In Upper House nomination, a fall for ‘aloofness’

GS Paper II

Topic: Separation of powers between various organs dispute redressal mechanisms and institutions.

Mains: significance of independence of judiciary

What’s the News?

The recent nomination of a former Chief Justice of India, Justice Ranjan Gogoi to the Rajya Sabha is a blow against the judiciary’s independence.


  • Shortly before his retirement from the Supreme Court of India, he delivered several important verdicts with far-reaching political consequences that left the government pleased, including the Ayodhya judgment.
  • Before that, Justice Gogoi dismissed a review of the Rafale fighter aircraft deal without substantially dealing with the grounds on which the original judgment, negating an independent investigation, had been challenged.
  • The original judgment relied upon several pieces of false and misleading information, conveyed to the Supreme Court by the government, in an unsigned note and handed over in a sealed cover.

Significance of independence of judiciary:

  • Being Guardian of Constitution, the judiciary has to be independent — insulated from pressures and inducements.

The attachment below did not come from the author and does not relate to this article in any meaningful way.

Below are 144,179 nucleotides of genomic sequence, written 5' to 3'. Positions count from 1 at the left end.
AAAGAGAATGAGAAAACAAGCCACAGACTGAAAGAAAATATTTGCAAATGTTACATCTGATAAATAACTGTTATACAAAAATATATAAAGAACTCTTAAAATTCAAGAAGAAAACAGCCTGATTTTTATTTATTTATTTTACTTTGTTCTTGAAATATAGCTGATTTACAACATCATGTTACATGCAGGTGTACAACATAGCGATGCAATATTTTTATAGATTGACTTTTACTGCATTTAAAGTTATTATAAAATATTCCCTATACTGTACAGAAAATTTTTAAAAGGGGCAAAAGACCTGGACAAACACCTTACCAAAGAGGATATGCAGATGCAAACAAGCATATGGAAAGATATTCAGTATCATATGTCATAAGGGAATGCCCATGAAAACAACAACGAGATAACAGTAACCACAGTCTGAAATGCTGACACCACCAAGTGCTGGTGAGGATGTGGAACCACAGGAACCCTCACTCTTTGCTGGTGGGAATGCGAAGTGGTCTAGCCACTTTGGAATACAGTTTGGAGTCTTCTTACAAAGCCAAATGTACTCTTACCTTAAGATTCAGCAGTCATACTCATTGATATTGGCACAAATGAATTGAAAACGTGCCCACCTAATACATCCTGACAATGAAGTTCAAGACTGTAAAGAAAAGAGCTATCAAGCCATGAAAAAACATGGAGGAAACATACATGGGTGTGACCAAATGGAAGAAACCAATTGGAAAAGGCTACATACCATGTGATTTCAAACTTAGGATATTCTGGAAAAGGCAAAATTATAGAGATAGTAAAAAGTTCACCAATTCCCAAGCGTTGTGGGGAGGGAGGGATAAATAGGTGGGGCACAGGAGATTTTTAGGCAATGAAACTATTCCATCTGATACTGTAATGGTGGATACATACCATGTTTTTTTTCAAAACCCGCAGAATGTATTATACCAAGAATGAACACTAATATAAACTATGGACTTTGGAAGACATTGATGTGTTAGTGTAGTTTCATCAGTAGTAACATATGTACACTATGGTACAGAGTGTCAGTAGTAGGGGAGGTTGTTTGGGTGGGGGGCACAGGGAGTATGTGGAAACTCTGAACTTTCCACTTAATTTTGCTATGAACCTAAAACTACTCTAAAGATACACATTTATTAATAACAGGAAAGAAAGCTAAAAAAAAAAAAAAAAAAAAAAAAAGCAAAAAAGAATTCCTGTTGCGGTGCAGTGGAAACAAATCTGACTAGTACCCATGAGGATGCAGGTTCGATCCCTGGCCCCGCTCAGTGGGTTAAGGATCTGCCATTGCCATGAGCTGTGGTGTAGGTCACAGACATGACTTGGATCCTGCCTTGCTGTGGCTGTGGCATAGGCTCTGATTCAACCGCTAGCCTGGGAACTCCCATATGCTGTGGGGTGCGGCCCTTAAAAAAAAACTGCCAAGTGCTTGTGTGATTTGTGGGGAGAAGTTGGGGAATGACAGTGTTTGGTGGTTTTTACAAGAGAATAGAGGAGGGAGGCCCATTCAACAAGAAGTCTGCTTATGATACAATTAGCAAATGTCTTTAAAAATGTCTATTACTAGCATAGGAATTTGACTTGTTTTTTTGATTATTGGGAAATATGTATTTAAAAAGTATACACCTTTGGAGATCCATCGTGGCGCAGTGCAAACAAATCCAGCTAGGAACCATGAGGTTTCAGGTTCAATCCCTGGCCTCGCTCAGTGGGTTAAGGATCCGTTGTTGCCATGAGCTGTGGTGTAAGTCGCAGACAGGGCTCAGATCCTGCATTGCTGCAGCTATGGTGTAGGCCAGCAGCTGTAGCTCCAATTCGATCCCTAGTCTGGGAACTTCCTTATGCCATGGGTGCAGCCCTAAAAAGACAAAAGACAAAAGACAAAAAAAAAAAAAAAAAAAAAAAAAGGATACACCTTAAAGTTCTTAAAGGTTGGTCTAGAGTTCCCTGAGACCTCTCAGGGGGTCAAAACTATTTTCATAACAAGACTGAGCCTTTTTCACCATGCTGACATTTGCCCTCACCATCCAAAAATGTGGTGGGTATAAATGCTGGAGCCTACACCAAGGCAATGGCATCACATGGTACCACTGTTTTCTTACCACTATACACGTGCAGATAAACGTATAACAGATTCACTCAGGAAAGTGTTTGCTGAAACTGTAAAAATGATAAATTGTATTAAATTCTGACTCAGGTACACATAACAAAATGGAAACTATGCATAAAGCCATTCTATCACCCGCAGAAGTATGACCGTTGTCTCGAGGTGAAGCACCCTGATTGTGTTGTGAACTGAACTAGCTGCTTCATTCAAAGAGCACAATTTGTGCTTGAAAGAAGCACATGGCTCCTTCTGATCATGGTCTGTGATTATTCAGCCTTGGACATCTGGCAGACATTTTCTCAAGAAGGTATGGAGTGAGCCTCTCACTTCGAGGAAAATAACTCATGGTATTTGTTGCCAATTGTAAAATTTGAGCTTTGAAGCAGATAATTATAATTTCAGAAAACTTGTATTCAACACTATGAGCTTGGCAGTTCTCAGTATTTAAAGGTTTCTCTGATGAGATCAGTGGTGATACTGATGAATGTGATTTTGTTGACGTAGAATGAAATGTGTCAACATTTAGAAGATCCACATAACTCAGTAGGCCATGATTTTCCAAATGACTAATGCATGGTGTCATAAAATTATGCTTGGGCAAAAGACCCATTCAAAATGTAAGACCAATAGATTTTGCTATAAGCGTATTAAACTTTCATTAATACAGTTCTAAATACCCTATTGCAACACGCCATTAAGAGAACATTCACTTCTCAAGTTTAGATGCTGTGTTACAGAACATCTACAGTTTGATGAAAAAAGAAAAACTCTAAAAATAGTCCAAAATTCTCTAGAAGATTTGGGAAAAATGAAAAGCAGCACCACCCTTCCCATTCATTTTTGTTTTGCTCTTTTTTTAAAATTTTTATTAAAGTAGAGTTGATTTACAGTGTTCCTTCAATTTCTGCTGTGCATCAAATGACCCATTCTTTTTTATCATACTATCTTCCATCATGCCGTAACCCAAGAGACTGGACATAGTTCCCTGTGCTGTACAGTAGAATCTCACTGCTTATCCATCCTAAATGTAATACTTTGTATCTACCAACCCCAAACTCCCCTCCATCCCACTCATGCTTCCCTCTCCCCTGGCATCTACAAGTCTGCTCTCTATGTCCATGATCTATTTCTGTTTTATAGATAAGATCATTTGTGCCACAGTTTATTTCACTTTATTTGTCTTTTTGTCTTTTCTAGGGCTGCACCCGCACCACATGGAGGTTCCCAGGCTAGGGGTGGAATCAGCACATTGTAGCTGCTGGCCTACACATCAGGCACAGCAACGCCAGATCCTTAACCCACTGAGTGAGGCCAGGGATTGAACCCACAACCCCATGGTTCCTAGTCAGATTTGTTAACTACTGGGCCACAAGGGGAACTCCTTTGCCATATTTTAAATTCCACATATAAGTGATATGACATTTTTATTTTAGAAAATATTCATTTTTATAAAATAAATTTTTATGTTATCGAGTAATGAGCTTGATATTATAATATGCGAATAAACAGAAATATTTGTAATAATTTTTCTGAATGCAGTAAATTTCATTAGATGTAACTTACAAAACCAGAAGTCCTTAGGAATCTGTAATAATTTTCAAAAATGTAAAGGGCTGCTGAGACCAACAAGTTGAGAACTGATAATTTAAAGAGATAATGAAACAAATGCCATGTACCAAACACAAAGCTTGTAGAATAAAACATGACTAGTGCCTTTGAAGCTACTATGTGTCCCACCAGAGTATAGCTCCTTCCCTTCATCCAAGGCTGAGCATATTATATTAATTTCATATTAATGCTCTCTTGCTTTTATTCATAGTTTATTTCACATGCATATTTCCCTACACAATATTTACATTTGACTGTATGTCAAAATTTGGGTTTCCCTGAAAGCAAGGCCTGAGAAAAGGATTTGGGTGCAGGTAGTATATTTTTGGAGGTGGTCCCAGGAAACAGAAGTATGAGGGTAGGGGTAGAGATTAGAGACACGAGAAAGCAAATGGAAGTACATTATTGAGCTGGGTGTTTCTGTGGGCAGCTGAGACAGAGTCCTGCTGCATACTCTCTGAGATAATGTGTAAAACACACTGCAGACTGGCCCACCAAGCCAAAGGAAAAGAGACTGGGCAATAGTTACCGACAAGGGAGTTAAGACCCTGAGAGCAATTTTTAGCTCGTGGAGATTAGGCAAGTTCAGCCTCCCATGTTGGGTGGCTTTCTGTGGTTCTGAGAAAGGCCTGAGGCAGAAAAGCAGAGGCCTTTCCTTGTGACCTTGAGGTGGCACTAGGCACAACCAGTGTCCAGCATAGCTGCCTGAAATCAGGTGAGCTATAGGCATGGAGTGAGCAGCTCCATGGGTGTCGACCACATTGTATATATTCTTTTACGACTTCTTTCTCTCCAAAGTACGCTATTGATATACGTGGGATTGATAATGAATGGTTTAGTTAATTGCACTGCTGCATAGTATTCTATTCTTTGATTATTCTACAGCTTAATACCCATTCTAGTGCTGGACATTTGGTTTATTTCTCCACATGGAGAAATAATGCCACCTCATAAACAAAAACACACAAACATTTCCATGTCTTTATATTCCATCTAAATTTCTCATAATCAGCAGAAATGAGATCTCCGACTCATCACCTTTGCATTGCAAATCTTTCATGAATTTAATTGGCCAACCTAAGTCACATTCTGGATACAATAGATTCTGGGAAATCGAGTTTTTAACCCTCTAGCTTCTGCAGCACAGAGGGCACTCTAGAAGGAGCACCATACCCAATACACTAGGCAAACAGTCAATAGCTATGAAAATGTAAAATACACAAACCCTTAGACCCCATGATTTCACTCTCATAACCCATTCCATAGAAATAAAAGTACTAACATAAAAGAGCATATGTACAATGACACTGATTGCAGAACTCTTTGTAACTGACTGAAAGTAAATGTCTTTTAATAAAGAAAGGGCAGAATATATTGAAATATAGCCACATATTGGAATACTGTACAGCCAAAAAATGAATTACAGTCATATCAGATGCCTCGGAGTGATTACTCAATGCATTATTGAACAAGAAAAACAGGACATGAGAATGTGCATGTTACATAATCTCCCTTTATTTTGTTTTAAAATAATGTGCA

• This independence of the judiciary is ensured by many constitutional provisions.
  • Judges do not hold their offices at the “pleasure” of the President. In other words, they cannot be arbitrarily removed by the government once they are appointed, and can only be impeached by a special majority of both houses.
  • Article 124(4)) of Parliament only on the ground of proved misbehaviour or incapacity.
  • Judges, therefore, enjoy security of tenure while holding office, which is essential for maintaining judicial independence.

Supreme Court stand:

The Supreme Court in 2014 refused to fix any cooling-off period for judges to take up government assignments after retirement; an issue which has been widely debated after former CJI P. Sathasivam took governorship soon after his tenure ended.


  • Ethical angle: The average citizen may well get the impression that a judge who might look forward to being employed by the government after his retirement does not bring to bear on his work that detachment of outlook which is expected of a Judge in cases in which government is a party.
  • Undermining Independence of Judiciary: Post-retirement appointment of judges may threaten or undermine judicial independence. This is because some judges — not all — are offered post-retirement employment by the government.
  • Loss of Constitutional Proprietary: If a judge decides highly controversial and contested cases in favour of the government and then accepts a post-retirement job, even if there is no actual quid pro quo, would this not lead to the public perception that the independence of the judiciary is compromised.


Justice Gogoi and the government’s actions in the sexual harassment case and the offer of a Rajya Sabha seat by the government, raise serious doubts about the fairness of many critical judgments, including the ones mentioned above that were under Justice Gogoi’s watch. The precedent that he has set strikes a blow against the independence of the judiciary.